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Manikata is a small village in the limits of Mellieħa in the northwestern part of Malta. With a population of only 539 people, the main industry of Manikata is farming. All year round the fields are tended and fruits & vegetables such as grapes, tomatoes, potatoes, onions, melons, water melons, apples, oranges, pomegranates, strawberries and many other crops are commonly seen in the fields and enjoyed by many. The fields are found in the surrounding areas known as il-Ġnien ta’ Għajn Tuffieħa (Għajn Tuffieħa Gardens), il-Wilġa ta’ Għajn Tuffieħa (Għajn Tuffieħa meadow), il-Miżieb (woodland) and ix-Xagħra l-Ħamra (The red garigue).

A lot of cart ruts are found around Manikata. These probably date to a period between the Bronze Age and the Roman Era. One particular line of cart ruts surfaces from under the trees in the Miżieb area, proceeds towards the parish church and goes towards the cliffs hanging above Mejjiesa Bay. In the northeast of the Manikata church there is a medium barren land called Tal-Qargħa. This land contains a number of archaeological remains including cart-ruts, an old quarry and walls built of large stones. In the are there is a girna and in the west of the structure there is a wall some 8 metres long and in it there are five large stones. Parallel to this wall there is another wall, which has six large stones. On top of the hill there is another wall and it there are three large stones, the largest one is 0.75m length and 0.6m breath. Apart from this wall there are another two built from large stones. It seems that during the Bronze Age period in this area there was a prehistoric village, and it was defended against their enemies by several walls.

In the area of Il-Ġnien ta’ Għajn Tuffieħa there are the remains of Roman baths that formed part of a rural villa. Nearer to Manikata there are several Roman tombs. Some of them have been obliterated when people cut across the cliff side to level the ground and make space for their fields. Other tombs are found in caves and have been modified by subsequent cave inhabitants to be used as storage space. Some tombs were used as air-raid shelters during World War Two.

During the Middle Ages, the lands at Għajn Tuffieħa and Manikata were used for the cultivation of crops and fruit trees. Fields belonged to land owners from the capital city, Mdina, and its suburb, Rabat. The farmers usually inhabited the caves in the vicinity. The caves also housed sheep, goats and oxen. People also used to come here to collect firewood.

On the 23rd of May 1648, Grand Master Lascaris came to Għajn Tuffieħa to lay the foundation stone of the Watch Tower of Għajn Tuffieħa. This is one of the seven towers built by Grand Master Lascaris during the times of the Knights of Malta. This tower has a longish shape and the ground floor room is larger than the second floor one. It was armed with ½-pdr cannon and was manned by four men, one of whom was a captain. Unfortunately, the cliffs around this Tower are corroding very badly with various cracks visible on the surface of the cliffs near the Tower and huge holes can be seen on the wall of the cliffs. 

From 1902 onwards, a number of farmers in Manikata and Għajn Tuffieħa lost a vast amount of agricultural land which was taken over by the Admiralty for the construction of a Royal Marines Training Centre. The Għajn Tuffieħa Camp consisted of shooting ranges and residential quarters for soldiers, their families and camp officials. During World War One (1914-1917) the camp was covered in tents and used as a military hospital to cure wounded soldiers that were brought here from the war front. People from Manikata used to work in this emergency hospital as nurses. The British suspected that Mussolini would attempt to invade Malta. So, they built a number of coastal defences called beach posts. These were built of concrete and camouflaged with rubble walls. Two such beach posts were built in Manikata in 1935, one near Għajn Tuffieħa Tower and one near the Razzett tal-Qasam. These beach posts were provided with a searchlight in order to spot enemy aircraft. Over Għajn Tuffieħa Gardens, an anti-aircraft battery was also built because due to the presence of the Admiralty camp, Manikata was often a target during air-raids. A pillbox can be found in Manikata at the rear of the Għajn Tuffieħa Camp. Pillboxes were the last type of fortification to be built in Mellieħa and Malta. These types of military structures were constructed in nearly every part of the Island.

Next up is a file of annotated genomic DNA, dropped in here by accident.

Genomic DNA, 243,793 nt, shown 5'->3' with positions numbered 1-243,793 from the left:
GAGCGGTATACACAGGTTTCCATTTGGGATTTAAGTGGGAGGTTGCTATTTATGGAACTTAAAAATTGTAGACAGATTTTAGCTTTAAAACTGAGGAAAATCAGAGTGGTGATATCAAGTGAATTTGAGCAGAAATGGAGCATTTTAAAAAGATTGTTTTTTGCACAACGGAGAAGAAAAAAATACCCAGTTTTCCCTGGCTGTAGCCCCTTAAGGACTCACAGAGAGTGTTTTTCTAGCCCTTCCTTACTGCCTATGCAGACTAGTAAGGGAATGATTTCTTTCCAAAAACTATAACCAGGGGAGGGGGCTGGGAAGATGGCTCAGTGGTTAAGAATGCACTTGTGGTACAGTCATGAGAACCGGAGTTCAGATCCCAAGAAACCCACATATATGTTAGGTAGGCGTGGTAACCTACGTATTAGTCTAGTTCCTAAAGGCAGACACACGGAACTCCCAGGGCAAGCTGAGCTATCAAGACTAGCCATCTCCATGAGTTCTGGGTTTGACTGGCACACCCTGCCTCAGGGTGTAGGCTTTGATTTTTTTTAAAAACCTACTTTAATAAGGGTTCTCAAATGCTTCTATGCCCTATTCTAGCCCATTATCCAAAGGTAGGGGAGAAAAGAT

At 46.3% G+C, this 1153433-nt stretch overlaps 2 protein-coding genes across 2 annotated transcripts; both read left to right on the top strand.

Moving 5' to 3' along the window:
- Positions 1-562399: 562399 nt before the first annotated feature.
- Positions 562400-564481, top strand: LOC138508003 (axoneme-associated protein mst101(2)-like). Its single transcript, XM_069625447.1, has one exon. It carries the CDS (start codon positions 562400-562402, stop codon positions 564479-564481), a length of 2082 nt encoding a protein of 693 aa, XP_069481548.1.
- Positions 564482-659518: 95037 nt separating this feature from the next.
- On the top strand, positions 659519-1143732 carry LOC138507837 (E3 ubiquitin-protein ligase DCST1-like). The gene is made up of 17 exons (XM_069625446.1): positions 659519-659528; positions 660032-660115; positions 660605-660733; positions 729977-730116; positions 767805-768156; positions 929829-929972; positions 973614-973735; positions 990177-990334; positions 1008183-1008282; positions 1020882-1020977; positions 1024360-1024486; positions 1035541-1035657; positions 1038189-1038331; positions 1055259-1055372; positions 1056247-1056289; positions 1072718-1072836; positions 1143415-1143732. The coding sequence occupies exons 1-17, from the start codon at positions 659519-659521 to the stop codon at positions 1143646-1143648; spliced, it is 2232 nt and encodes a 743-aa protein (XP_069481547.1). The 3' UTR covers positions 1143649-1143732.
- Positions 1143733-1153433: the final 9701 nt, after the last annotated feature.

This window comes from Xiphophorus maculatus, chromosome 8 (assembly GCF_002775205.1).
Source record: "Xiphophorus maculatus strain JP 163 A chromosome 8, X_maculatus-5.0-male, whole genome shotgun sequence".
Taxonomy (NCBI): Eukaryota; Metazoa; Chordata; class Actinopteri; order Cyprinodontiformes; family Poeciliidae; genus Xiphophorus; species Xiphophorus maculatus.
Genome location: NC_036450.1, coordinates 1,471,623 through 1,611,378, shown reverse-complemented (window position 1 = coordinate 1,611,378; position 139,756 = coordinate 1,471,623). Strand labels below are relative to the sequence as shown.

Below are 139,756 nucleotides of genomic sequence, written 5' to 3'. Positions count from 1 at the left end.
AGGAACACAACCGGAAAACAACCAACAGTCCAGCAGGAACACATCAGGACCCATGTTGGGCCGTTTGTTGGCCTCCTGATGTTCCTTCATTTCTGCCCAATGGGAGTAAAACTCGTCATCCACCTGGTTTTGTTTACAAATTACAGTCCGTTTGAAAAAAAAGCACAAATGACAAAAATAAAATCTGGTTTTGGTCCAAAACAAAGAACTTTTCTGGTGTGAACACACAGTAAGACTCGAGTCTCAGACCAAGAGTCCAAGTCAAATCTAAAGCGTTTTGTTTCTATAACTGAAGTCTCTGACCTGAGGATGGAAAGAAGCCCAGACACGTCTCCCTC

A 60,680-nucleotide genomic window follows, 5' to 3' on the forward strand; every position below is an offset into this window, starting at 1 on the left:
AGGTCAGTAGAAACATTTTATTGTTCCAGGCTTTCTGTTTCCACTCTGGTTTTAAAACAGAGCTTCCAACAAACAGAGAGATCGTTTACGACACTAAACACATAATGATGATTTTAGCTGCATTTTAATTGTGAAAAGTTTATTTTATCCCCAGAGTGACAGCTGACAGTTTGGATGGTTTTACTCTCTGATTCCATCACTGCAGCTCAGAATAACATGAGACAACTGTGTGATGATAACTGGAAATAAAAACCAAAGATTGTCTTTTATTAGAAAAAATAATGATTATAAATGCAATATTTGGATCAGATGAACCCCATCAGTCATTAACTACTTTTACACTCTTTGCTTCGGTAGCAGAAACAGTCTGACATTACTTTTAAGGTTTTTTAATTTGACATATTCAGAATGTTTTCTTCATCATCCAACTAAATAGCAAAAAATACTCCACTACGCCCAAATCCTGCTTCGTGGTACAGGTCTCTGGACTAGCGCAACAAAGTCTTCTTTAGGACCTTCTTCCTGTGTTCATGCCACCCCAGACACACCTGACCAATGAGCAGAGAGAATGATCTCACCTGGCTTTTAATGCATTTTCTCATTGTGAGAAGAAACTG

Every last Sunday in August the parish celebrates the feast of St.Joseph. On the eve of the parish feast, the local community celebrates Lejla Sajfija għaż-Żiffa (a Summer Breeze Night) where the villagers put their best talents and products on show, including songs, drama, paintings, hand crafts, vegetables, fruits, honey, wine and olive oil.

In the surroundings of Manikata one can find two of Malta’s main beaches. Ghajn Tuffieha Bay is situated at the bottom of Wied tal-Pwales (Pwales valley). The sea is deep blue and aquamarine interspersed with emerald and white stretches of sand. Golden Bay (Il-Mixquqa) is a sandy beach where the sand at the edge of the water at this bay is peppered with small pebbles and reaching the water can be tricky. The water here can be quite rough at times and as one swims away from the beach, the currents can be quite strong. This is one of the best places for sunsets on the Maltese islands where the water shimmers as the sun hits the horizon.

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